Remodeling a Bathroom and a Lesson Therein



I’ve waited almost six years to remodel our main bathroom, and by “remodel” I mean gutting it as well as widening its freakishly narrow doorway. If my husband and I were ever required to use walkers, we’d be stuck in the hall. That’s how narrow that doorway is. An outhouse doorway would be wider.


But also, although we made some tweaks to it when we bought our condo, for the most part this bathroom has held on to the ’80s as if its existence depended on it. Hardly. The ’80s were a long time ago. I barely remember them.



Our contractor is scheduled to start a mere six weeks from now, so, on the mend from a long stretch with bronchitis, I finally ventured out the other day to shop. My husband is the “This is our budget” half of our team, and I am the “Let’s not settle because we have to live with this bathroom for a long time and I am willing to spend a little more” half. Fortunately, we’ve learned over our decades of marriage to stay friendly through these events, even if it takes some negotiating.

We happily chose a vanity and another cabinet, arranged for our mirror to be reframed to match them both, and decided on fixture finishes. We also ordered what we wanted for the walk-in shower and a commode, the latter tall enough for people over five feet tall, which we are. (Maybe in the ’80s, everyone was really short and we didn’t notice. I can’t think of any other explanation for this tiny apparatus we’ve been living with.) A wall paint color, a backsplash, and a few other materials are still on a list, but we had to choose some flooring sooner than later.

Not tile floor people, not wood or laminate for a bathroom floor people, we looked at vinyl samples. You might or might not know hundreds of designs exist, in different thicknesses. At the third store, we found the perfect choice—only to discover today that it’s been discontinued. A perfectly lovely design with colors that went well with the vanity wood sample I carried from place to place and a satisfying thickness, yet unavailable.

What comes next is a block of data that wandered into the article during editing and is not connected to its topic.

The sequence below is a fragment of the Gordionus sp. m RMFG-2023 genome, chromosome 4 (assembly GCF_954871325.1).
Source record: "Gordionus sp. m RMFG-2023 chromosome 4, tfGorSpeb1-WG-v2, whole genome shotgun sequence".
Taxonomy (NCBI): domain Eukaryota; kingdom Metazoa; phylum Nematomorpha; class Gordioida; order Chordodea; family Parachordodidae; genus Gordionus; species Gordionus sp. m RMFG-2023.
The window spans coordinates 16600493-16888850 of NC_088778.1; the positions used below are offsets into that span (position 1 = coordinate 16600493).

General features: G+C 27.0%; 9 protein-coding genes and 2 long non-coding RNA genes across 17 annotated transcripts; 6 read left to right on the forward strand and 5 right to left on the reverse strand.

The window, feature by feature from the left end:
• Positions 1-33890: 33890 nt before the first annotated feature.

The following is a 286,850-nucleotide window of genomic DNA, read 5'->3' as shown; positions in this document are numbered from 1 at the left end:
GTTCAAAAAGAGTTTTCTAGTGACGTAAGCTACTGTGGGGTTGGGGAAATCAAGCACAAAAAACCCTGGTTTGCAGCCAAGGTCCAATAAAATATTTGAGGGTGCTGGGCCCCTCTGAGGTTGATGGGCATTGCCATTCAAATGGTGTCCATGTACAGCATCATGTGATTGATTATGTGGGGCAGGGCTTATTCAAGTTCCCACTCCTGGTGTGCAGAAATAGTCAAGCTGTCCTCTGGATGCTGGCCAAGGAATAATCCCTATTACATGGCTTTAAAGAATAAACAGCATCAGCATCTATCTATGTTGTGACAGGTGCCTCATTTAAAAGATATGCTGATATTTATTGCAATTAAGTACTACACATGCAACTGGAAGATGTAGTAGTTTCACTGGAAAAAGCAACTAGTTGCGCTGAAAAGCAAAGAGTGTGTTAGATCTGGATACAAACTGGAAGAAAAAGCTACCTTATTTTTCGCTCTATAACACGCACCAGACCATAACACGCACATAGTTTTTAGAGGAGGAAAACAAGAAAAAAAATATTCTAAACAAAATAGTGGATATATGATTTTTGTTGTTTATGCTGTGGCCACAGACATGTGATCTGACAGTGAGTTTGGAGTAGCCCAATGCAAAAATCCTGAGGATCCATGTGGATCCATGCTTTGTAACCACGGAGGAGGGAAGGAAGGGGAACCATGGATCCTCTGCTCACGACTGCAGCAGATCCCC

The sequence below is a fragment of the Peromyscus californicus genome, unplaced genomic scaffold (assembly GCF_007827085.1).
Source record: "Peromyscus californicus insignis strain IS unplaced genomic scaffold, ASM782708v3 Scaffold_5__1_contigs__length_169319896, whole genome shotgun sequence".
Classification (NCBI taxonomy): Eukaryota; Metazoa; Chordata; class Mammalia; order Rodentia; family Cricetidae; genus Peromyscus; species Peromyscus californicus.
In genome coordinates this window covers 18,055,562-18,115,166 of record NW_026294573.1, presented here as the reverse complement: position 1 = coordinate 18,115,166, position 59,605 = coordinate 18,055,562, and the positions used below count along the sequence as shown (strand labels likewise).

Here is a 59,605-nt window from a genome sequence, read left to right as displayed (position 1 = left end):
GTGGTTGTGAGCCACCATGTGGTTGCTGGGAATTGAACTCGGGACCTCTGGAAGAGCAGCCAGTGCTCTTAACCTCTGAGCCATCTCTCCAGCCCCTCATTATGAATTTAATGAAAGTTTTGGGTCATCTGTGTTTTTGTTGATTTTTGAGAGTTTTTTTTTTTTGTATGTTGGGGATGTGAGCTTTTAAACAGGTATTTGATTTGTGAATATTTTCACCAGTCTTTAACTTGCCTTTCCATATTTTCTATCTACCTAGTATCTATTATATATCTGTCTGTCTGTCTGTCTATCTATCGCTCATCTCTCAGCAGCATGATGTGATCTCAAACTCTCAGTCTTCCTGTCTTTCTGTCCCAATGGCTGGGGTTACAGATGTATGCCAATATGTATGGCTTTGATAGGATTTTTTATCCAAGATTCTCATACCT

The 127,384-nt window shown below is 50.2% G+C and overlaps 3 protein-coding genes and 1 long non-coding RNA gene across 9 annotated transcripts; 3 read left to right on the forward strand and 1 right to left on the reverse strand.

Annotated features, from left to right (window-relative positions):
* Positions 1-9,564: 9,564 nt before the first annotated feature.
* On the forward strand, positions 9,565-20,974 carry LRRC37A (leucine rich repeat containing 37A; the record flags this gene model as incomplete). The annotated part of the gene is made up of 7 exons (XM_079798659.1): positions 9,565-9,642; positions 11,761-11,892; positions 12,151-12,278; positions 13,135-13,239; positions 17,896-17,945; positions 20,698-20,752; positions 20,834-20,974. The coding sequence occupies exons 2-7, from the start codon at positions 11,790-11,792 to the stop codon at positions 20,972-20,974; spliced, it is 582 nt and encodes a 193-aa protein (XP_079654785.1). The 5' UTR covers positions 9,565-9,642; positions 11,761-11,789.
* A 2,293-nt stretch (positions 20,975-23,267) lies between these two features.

What a disappointment. A first-world disappointment, a minor disappointment, but still, I put on a frowny face. I don’t like “starting over,” and I don’t have that much time to shop.

Too often we make decisions as though we are in complete control of what’s available. Then we hit a bump in the road and we’re disappointed instead of being grateful we have a road. We get all frowny and the sky looks all cloudy.

But didn’t Jesus say, “Don’t sweat the small stuff”? Okay, he didn’t say that. But can you imagine him wasting time being disappointed if one of his disciples said, “Sorry, Lord. Those sandals you picked out for our next long walk? The guy doesn’t make that design anymore. You’re going to have to make another choice.” Uh, no. He would have just made another choice and stayed on mission. No frowning, no cloudy thoughts.

My husband went back to one of the stores and brought home more vinyl samples, all still available. We decided one of them works. Sold! Problem quickly solved. But even if that had not been the case, my disappointment about our first choice had to be put in its place.

That’s the little lesson I reminded myself of today from our bathroom remodel. And when you're replacing the tiny commode in one bathroom, it makes sense to replace the tiny commode in the other bathroom too. After all, this is not 1980.



photo credit: http://www.publicdomainpictures.net/view-image.php?image=49339&picture=old-toilet